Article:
This isn’t your typical autobiography where the celebrity tells you all about their life and how amazing they are and how much they’ve achieved. There’s some of that, though he is remarkably self-effacing and modest for somebody who has created arguably one of the most famous comedy characters of all time. What has appealed to me whilst reading this book is the insight he gives into the life of an actor and the behind-the-scenes goings-on in the acting world.
For example, if you watch a scene where people are at the dinner table eating a meal, few characters actually eat much. They will play with their food, put it on their fork, push it around their plate but not generally eat it. That’s partly so they can deliver their lines without a mouthful of food, but also so that if the scene is cut and they start filing again part way through, there are no problems of continuity because some people have only got half the amount of food left than they seemingly had 2 seconds ago! I’d never really thought about that before. He says that you’ll never watch a scene involving people eating in the same way again……and I think he’s probably right.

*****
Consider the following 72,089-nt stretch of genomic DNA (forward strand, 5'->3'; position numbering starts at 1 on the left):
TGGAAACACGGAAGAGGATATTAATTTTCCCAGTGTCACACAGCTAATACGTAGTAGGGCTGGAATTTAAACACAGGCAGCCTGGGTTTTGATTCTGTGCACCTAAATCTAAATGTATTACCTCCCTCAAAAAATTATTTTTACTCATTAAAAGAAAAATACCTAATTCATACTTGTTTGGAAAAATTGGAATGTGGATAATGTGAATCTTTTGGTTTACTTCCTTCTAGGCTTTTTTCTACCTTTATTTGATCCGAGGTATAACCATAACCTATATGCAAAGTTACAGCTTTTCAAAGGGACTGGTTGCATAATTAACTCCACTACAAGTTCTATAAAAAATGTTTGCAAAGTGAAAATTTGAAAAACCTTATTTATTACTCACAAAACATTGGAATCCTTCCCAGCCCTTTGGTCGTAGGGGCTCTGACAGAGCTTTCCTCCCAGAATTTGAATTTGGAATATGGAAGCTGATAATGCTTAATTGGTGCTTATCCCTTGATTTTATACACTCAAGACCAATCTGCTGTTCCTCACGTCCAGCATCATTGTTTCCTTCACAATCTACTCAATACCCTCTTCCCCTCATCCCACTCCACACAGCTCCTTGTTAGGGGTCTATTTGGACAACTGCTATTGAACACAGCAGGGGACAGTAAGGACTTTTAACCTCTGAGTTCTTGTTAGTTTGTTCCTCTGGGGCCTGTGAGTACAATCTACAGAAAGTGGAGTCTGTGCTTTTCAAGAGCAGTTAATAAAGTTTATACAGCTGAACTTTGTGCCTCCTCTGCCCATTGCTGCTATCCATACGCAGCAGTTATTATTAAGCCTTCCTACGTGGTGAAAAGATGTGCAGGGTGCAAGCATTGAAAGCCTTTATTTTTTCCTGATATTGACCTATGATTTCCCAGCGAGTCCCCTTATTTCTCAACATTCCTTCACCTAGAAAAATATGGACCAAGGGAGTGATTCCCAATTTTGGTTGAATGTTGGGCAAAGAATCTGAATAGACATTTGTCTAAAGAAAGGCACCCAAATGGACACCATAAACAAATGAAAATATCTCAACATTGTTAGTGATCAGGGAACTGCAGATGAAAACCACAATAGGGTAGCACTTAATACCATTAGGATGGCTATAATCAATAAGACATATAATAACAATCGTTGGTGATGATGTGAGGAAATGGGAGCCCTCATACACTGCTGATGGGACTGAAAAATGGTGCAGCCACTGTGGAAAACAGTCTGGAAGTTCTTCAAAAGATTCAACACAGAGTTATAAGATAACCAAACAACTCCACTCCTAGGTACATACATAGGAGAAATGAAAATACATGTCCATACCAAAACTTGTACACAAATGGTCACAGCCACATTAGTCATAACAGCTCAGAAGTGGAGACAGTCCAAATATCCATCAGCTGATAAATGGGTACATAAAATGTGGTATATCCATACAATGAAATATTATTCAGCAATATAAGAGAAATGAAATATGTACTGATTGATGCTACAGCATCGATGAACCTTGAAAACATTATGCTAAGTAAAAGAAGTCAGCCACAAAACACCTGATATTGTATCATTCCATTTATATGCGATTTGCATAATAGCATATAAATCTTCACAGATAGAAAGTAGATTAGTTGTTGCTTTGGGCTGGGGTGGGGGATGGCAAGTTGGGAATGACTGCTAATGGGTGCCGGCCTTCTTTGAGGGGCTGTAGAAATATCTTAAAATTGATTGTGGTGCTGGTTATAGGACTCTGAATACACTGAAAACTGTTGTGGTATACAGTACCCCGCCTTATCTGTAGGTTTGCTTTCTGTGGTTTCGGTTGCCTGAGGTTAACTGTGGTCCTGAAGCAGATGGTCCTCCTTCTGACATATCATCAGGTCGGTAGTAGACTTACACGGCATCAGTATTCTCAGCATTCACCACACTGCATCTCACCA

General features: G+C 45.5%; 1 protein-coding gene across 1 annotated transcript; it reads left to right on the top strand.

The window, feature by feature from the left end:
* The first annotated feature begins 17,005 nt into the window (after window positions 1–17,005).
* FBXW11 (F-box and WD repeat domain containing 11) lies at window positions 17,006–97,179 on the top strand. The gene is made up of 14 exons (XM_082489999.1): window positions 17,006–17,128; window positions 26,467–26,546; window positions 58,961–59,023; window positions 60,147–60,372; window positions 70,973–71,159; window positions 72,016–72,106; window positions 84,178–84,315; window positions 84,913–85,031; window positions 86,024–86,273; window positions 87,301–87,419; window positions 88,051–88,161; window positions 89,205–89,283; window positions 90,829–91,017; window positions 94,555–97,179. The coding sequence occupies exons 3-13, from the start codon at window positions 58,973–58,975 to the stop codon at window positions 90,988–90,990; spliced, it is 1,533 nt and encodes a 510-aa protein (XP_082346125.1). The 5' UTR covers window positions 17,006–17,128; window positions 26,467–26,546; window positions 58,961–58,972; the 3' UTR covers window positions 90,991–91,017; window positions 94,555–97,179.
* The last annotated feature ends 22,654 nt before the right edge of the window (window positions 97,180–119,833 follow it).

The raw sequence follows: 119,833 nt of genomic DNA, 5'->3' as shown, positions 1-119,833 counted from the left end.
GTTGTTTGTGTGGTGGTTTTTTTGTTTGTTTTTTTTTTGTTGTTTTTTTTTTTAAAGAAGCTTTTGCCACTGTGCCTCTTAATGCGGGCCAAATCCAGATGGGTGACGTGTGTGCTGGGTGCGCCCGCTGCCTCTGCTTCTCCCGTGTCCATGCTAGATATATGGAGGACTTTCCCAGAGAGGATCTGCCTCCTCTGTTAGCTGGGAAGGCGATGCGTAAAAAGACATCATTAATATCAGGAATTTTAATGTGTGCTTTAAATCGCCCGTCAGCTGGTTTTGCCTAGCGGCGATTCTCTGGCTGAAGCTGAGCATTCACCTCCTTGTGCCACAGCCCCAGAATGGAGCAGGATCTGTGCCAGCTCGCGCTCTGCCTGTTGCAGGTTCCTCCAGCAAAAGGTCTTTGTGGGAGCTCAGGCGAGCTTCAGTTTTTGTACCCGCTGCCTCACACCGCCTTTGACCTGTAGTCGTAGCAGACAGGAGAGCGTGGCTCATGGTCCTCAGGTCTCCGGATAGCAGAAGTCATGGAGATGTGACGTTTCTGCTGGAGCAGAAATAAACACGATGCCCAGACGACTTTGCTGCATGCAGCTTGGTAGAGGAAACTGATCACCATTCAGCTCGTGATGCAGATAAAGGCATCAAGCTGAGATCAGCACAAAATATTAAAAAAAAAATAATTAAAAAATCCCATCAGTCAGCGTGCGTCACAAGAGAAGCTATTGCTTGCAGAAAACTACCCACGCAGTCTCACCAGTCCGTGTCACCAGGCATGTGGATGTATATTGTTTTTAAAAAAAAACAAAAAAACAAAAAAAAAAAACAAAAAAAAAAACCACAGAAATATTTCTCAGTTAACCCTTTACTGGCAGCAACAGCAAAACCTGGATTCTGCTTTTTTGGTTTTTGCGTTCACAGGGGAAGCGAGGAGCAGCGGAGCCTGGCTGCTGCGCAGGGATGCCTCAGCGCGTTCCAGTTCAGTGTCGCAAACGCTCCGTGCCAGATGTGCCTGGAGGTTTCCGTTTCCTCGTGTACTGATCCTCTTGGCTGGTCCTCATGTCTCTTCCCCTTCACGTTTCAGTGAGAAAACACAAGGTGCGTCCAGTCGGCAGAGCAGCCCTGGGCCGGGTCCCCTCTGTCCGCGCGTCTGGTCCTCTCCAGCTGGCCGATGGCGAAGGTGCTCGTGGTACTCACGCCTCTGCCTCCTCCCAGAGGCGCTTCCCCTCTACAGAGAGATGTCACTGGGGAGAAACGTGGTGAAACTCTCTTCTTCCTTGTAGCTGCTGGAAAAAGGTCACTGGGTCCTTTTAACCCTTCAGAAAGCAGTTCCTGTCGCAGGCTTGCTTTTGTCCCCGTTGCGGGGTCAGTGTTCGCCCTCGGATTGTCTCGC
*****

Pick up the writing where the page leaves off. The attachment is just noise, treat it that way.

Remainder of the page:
So I’m really enjoying these little insights into showbusiness…..and maybe dreaming it could be me?!!
Wuthering Heights by Emily Bronte
The book that has most impacted my life has got to be ‘Wuthering Heights’ by Emily Bronte. Why? Well, it’s not that I think that it is the best novel ever written or that it represents love in very realistic terms. It’s more about the way that it has helped me to appreciate and to re-connect with my Yorkshire roots.